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When two or more things are inter-changeable, can be substituted for each other, or are of equal value, they are described as fungible.
For example, shares of common stock issued by the same company are fungible at any point in time since they have the same value no matter who owns them.
Forms of money, such as dollar bills or euros, are fungible since each can be exchanged or substituted for another of the same currency.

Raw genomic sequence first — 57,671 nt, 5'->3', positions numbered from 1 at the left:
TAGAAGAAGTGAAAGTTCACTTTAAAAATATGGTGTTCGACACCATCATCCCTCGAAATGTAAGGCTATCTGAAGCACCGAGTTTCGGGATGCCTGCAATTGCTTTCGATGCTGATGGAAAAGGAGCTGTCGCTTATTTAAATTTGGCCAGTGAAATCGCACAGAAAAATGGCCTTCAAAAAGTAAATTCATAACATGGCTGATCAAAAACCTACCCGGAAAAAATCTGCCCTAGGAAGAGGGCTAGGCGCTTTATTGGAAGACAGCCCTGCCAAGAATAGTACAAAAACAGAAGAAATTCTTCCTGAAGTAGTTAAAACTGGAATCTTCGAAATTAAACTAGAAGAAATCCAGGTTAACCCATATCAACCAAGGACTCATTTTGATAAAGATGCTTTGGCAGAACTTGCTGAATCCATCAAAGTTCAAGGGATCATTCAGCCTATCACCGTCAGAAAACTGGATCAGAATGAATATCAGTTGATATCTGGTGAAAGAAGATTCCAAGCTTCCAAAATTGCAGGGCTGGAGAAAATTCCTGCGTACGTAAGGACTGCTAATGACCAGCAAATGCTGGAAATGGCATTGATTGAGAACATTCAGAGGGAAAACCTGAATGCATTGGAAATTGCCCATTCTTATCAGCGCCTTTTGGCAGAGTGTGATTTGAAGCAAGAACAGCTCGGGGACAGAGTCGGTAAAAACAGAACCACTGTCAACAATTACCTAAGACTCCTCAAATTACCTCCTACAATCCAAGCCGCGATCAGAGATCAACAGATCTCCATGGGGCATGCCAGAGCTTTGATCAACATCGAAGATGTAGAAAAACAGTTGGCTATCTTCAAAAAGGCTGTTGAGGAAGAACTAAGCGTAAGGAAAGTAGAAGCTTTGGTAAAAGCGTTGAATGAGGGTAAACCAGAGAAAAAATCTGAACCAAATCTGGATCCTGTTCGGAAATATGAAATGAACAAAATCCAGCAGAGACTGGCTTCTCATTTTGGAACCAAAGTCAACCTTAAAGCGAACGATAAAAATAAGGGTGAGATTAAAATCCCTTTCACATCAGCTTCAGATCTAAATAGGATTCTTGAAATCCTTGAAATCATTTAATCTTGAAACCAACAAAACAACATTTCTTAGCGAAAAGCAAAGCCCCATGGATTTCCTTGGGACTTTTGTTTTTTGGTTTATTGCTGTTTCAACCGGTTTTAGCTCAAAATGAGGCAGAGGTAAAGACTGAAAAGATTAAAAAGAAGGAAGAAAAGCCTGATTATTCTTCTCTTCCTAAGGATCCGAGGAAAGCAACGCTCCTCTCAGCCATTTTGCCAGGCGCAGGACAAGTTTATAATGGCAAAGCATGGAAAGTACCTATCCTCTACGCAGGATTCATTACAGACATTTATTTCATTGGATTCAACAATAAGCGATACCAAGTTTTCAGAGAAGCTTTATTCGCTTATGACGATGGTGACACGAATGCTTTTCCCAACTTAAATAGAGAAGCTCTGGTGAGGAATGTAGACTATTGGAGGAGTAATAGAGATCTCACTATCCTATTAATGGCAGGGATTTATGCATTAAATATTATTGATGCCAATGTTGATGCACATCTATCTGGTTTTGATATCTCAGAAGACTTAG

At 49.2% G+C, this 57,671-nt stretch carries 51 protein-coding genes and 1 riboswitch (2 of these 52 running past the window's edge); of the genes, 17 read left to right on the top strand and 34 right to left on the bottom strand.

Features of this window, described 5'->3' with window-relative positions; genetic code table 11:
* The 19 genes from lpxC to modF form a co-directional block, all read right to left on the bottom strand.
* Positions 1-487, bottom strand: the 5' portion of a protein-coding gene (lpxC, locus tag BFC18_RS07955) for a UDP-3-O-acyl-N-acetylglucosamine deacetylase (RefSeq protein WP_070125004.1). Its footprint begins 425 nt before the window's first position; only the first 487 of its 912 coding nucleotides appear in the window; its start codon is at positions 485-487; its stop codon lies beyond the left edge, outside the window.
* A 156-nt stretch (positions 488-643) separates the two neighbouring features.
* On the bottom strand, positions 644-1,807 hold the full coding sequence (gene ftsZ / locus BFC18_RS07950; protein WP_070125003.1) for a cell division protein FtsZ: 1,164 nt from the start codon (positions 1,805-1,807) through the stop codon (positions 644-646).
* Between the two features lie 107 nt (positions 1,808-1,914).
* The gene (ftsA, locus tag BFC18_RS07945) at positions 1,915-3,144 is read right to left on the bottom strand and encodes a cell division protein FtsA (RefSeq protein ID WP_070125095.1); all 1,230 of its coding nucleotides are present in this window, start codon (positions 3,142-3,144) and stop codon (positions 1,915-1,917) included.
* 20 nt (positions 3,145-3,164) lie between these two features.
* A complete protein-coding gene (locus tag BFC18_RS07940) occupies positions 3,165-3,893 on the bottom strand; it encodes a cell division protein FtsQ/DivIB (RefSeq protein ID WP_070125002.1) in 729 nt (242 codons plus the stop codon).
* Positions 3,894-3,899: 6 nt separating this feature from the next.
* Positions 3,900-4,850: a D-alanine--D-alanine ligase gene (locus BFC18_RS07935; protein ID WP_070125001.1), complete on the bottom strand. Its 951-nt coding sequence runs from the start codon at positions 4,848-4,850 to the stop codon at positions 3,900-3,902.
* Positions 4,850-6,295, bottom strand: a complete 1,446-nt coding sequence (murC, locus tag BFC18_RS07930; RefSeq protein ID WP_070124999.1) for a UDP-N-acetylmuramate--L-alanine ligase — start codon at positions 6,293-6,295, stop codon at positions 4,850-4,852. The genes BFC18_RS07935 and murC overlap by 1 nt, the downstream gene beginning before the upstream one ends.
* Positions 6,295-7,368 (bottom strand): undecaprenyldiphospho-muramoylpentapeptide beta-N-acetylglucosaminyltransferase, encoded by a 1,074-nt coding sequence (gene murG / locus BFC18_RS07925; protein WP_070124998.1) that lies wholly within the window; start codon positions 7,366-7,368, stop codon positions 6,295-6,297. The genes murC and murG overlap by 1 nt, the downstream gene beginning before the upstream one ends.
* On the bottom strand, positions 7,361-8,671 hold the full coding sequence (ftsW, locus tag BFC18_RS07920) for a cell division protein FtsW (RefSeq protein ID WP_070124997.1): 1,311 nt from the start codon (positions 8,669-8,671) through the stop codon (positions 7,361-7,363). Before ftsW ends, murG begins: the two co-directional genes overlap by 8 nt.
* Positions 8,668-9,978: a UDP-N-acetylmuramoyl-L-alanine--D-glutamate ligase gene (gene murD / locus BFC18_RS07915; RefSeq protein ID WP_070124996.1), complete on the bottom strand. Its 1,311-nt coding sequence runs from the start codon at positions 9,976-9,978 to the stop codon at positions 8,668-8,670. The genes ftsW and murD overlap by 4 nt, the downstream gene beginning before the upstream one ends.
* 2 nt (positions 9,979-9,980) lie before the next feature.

Similarly, put and call futures contracts on the same commodity that expire on the same date are fungible since a contract to buy -- a call -- can offset, or neutralize, a futures contract to sell -- a put.
On the other hand, multiple classes of the same stock may not be fungible. For example, in some markets citizens of the country are eligible to buy one class of stock and noncitizens a different class. Typically, the shares have different prices and may not be exchanged for each other.